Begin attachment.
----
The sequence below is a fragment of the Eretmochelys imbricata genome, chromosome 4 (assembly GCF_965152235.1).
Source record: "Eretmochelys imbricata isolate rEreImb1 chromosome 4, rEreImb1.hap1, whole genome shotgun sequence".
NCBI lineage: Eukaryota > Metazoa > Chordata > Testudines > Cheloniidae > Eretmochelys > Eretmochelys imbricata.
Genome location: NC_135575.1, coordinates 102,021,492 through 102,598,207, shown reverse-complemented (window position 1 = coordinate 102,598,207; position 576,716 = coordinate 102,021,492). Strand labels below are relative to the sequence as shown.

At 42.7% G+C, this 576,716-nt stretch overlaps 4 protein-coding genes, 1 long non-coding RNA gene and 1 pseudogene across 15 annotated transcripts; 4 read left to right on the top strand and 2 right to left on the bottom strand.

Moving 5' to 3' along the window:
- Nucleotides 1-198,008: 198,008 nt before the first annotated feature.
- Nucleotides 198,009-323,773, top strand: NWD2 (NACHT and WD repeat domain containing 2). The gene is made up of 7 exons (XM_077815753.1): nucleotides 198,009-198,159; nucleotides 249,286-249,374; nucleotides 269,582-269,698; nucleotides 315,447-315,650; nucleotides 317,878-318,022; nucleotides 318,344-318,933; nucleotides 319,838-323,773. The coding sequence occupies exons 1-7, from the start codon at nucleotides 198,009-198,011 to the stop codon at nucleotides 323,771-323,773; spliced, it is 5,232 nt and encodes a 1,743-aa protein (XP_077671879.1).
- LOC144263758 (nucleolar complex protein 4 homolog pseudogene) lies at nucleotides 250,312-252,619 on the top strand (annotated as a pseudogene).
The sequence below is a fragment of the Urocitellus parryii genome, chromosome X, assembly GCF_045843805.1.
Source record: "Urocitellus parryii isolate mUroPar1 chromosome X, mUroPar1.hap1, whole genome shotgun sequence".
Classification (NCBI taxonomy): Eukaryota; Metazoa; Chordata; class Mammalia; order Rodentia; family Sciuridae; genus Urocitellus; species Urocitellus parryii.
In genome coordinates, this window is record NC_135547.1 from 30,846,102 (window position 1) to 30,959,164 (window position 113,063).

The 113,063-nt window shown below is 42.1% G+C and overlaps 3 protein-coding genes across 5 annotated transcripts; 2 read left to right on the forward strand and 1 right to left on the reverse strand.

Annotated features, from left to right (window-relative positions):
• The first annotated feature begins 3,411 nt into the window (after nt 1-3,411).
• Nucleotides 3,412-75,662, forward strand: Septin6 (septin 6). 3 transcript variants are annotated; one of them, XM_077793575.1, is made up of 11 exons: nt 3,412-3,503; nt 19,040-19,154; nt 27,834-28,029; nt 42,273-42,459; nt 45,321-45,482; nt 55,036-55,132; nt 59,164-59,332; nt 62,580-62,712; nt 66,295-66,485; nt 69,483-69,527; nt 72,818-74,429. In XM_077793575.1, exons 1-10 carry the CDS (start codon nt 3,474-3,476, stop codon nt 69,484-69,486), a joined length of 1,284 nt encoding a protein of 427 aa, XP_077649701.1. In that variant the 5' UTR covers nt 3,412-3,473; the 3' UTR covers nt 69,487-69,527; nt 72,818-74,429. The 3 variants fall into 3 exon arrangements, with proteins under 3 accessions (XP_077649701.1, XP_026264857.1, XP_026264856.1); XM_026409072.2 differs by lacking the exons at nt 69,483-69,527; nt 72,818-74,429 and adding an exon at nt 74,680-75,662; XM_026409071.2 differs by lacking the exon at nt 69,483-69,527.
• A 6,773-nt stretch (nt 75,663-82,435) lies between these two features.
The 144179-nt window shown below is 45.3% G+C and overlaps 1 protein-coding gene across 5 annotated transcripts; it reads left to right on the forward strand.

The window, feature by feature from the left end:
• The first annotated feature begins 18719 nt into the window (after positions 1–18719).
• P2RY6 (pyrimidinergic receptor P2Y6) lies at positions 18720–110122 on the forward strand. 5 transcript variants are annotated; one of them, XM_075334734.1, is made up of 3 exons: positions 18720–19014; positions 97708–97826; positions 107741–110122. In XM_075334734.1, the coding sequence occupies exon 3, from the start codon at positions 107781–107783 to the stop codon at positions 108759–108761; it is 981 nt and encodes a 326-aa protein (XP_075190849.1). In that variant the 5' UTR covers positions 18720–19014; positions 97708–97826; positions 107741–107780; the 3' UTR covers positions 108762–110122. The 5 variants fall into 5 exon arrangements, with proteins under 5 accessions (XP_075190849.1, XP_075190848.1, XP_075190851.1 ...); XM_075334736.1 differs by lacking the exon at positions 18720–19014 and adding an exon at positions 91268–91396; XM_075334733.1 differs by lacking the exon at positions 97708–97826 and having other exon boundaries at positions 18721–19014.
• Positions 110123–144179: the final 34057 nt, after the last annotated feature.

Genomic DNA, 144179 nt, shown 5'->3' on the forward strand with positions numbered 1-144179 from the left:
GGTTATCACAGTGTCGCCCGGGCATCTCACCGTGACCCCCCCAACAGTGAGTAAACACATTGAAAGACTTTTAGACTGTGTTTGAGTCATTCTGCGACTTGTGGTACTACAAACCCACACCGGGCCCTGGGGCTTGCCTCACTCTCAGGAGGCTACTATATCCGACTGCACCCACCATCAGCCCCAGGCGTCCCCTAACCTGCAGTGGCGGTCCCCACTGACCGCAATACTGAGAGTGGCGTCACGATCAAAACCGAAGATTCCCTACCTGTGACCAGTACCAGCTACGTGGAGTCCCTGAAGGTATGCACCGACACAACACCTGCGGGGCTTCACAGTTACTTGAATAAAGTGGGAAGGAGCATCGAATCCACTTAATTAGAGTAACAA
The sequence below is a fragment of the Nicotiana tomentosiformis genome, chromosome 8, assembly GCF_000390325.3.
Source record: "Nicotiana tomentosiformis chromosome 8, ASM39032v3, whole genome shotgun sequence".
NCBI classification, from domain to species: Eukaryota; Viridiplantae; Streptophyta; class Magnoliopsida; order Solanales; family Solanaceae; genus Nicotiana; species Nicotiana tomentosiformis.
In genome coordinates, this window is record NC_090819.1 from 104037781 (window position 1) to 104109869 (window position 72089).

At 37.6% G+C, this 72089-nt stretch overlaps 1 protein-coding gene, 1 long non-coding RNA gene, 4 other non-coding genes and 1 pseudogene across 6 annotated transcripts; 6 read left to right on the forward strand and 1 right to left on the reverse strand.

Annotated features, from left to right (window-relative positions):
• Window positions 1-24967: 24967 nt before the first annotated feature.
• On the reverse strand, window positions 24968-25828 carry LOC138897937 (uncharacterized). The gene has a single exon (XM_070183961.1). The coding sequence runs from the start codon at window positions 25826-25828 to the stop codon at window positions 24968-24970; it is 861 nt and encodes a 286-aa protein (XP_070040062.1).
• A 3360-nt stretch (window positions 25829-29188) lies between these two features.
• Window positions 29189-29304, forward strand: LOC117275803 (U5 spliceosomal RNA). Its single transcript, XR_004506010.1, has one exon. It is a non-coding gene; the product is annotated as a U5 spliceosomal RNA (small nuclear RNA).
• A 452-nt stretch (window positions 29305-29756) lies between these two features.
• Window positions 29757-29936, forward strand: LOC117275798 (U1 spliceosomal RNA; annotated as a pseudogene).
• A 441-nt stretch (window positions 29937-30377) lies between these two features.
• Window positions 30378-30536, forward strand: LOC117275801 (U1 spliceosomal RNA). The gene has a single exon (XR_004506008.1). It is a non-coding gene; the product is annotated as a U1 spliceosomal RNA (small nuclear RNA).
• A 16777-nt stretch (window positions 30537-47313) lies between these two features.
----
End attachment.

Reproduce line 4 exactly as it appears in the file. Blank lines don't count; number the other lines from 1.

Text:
Genome location: NC_135575.1, coordinates 102,021,492 through 102,598,207, shown reverse-complemented (window position 1 = coordinate 102,598,207; position 576,716 = coordinate 102,021,492). Strand labels below are relative to the sequence as shown.